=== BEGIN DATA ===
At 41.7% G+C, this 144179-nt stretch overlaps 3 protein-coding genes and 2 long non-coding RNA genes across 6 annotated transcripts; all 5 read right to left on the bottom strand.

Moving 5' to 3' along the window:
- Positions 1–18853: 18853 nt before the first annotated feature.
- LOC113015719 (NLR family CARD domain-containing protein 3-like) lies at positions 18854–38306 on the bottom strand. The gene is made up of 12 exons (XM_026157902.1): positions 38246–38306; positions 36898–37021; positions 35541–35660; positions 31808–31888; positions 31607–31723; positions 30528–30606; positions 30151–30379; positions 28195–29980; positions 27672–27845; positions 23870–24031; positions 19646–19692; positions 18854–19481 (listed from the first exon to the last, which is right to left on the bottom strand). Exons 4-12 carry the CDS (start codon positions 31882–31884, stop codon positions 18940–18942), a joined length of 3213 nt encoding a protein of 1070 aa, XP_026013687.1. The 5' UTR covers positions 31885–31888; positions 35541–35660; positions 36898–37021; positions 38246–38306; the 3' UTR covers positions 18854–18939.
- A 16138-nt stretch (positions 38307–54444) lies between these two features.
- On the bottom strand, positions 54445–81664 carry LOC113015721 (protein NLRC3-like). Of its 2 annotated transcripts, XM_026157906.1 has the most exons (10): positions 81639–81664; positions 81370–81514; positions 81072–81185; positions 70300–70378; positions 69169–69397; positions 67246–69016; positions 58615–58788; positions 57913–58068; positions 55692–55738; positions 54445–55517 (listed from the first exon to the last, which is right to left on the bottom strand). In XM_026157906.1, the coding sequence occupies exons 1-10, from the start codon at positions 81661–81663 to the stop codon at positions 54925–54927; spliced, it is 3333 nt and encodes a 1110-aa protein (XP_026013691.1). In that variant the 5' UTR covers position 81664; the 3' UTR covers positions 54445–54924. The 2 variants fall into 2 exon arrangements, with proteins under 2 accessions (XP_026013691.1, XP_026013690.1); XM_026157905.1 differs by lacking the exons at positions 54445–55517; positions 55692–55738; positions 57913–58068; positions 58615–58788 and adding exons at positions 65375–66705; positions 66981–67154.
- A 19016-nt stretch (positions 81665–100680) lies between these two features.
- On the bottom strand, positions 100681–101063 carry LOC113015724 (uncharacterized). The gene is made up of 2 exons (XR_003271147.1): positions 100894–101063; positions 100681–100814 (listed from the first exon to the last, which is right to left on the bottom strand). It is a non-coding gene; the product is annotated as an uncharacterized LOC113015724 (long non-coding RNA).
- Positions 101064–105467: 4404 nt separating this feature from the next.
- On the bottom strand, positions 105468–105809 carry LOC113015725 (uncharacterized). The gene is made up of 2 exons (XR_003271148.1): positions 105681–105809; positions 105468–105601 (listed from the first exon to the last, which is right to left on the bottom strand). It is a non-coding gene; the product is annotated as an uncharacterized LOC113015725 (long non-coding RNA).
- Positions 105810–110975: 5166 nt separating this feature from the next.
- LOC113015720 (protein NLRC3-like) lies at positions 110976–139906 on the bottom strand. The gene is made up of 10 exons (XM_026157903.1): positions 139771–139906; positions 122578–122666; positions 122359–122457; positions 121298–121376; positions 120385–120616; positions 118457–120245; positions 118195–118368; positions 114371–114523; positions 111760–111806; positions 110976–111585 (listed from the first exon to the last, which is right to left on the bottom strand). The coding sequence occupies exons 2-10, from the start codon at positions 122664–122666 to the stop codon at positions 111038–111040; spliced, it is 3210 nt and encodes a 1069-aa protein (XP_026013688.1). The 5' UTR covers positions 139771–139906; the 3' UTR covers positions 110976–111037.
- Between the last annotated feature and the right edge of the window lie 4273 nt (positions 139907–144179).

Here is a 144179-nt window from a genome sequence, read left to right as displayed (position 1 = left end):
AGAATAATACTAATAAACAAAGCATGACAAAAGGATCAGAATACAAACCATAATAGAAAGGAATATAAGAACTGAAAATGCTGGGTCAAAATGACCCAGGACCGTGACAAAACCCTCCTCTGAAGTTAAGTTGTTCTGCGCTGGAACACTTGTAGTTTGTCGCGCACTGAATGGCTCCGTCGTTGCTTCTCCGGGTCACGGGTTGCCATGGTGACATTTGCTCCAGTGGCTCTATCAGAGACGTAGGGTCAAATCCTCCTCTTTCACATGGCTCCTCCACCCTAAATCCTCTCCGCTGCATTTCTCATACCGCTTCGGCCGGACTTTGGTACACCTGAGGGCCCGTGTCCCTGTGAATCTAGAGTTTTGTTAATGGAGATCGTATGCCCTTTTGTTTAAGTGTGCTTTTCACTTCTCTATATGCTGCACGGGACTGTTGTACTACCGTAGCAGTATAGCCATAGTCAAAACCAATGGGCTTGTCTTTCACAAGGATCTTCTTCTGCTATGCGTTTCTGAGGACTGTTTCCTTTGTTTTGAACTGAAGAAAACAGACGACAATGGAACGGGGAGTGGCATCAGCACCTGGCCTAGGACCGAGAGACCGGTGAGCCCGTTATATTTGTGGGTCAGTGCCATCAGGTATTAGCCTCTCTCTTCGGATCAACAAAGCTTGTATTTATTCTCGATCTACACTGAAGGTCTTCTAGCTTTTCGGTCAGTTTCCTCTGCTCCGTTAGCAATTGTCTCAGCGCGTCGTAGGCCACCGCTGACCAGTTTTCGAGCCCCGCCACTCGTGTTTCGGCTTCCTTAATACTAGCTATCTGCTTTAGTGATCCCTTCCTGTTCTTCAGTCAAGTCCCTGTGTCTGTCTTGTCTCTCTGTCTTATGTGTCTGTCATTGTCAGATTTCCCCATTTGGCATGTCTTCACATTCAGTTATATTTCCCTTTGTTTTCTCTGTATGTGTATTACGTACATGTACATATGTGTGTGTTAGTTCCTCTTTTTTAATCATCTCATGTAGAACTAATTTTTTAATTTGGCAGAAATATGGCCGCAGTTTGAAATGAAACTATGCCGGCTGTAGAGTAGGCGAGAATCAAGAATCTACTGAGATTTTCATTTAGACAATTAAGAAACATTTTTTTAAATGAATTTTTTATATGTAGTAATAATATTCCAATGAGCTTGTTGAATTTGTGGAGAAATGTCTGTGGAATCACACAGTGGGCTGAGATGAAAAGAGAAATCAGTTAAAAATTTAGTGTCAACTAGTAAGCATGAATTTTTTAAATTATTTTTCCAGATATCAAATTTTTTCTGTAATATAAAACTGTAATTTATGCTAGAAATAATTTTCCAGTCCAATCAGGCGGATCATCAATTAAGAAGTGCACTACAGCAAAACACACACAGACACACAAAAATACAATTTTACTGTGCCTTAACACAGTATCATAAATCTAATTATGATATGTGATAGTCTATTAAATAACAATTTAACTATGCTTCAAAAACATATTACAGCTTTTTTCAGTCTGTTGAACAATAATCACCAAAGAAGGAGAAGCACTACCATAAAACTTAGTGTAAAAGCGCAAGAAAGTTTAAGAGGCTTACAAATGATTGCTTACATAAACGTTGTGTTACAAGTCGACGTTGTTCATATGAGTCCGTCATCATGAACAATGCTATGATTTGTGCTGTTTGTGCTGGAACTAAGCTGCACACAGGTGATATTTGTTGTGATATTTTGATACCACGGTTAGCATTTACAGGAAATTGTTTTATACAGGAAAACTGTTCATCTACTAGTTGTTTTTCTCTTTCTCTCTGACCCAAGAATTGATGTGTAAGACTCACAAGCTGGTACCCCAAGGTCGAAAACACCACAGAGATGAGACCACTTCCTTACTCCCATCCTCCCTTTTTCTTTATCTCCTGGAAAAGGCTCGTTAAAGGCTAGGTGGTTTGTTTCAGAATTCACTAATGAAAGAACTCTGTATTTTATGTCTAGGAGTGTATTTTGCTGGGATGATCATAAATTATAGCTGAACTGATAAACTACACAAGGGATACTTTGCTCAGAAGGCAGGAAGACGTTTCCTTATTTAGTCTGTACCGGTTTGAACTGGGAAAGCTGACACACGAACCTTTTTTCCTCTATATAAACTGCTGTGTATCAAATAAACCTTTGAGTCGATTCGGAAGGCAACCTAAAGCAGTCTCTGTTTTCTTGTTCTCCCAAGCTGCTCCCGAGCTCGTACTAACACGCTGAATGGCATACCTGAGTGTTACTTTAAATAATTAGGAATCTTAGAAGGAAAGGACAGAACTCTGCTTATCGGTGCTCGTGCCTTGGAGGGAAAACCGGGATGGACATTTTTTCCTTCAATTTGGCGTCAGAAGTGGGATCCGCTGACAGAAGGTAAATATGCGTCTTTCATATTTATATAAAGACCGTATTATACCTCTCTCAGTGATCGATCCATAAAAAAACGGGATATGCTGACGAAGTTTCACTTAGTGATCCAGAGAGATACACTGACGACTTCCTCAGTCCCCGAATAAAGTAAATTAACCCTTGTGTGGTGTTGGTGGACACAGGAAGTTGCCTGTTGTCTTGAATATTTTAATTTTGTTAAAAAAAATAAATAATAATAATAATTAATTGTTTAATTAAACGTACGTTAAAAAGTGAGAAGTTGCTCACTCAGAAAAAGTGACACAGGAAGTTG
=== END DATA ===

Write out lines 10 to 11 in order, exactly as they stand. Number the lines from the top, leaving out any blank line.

- On the bottom strand, positions 105468–105809 carry LOC113015725 (uncharacterized). The gene is made up of 2 exons (XR_003271148.1): positions 105681–105809; positions 105468–105601 (listed from the first exon to the last, which is right to left on the bottom strand). It is a non-coding gene; the product is annotated as an uncharacterized LOC113015725 (long non-coding RNA).
- Positions 105810–110975: 5166 nt separating this feature from the next.